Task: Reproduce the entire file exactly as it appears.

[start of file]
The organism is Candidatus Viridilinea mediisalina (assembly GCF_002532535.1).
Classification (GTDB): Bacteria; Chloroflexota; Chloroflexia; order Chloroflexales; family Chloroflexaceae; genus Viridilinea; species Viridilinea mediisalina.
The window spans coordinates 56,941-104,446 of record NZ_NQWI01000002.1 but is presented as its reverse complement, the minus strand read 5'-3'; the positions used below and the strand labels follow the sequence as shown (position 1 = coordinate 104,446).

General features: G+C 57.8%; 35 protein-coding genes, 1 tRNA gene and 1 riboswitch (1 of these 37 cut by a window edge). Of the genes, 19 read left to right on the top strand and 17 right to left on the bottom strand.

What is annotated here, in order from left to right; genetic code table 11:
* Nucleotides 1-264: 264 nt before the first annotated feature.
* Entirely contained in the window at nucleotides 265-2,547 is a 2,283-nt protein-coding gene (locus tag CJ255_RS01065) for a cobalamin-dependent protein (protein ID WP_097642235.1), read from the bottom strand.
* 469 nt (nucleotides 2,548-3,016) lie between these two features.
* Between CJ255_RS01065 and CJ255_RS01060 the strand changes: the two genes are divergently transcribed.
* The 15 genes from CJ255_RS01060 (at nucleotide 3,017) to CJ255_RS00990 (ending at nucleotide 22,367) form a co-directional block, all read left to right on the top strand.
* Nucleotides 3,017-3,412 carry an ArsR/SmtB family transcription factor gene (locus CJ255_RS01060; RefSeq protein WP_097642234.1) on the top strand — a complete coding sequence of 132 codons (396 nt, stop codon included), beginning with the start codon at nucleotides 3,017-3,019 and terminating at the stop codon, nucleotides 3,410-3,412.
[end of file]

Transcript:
The organism is Candidatus Viridilinea mediisalina (assembly GCF_002532535.1).
Classification (GTDB): Bacteria; Chloroflexota; Chloroflexia; order Chloroflexales; family Chloroflexaceae; genus Viridilinea; species Viridilinea mediisalina.
The window spans coordinates 56,941-104,446 of record NZ_NQWI01000002.1 but is presented as its reverse complement, the minus strand read 5'-3'; the positions used below and the strand labels follow the sequence as shown (position 1 = coordinate 104,446).

General features: G+C 57.8%; 35 protein-coding genes, 1 tRNA gene and 1 riboswitch (1 of these 37 cut by a window edge). Of the genes, 19 read left to right on the top strand and 17 right to left on the bottom strand.

What is annotated here, in order from left to right; genetic code table 11:
* Nucleotides 1-264: 264 nt before the first annotated feature.
* Entirely contained in the window at nucleotides 265-2,547 is a 2,283-nt protein-coding gene (locus tag CJ255_RS01065) for a cobalamin-dependent protein (protein ID WP_097642235.1), read from the bottom strand.
* 469 nt (nucleotides 2,548-3,016) lie between these two features.
* Between CJ255_RS01065 and CJ255_RS01060 the strand changes: the two genes are divergently transcribed.
* The 15 genes from CJ255_RS01060 (at nucleotide 3,017) to CJ255_RS00990 (ending at nucleotide 22,367) form a co-directional block, all read left to right on the top strand.
* Nucleotides 3,017-3,412 carry an ArsR/SmtB family transcription factor gene (locus CJ255_RS01060; RefSeq protein WP_097642234.1) on the top strand — a complete coding sequence of 132 codons (396 nt, stop codon included), beginning with the start codon at nucleotides 3,017-3,019 and terminating at the stop codon, nucleotides 3,410-3,412.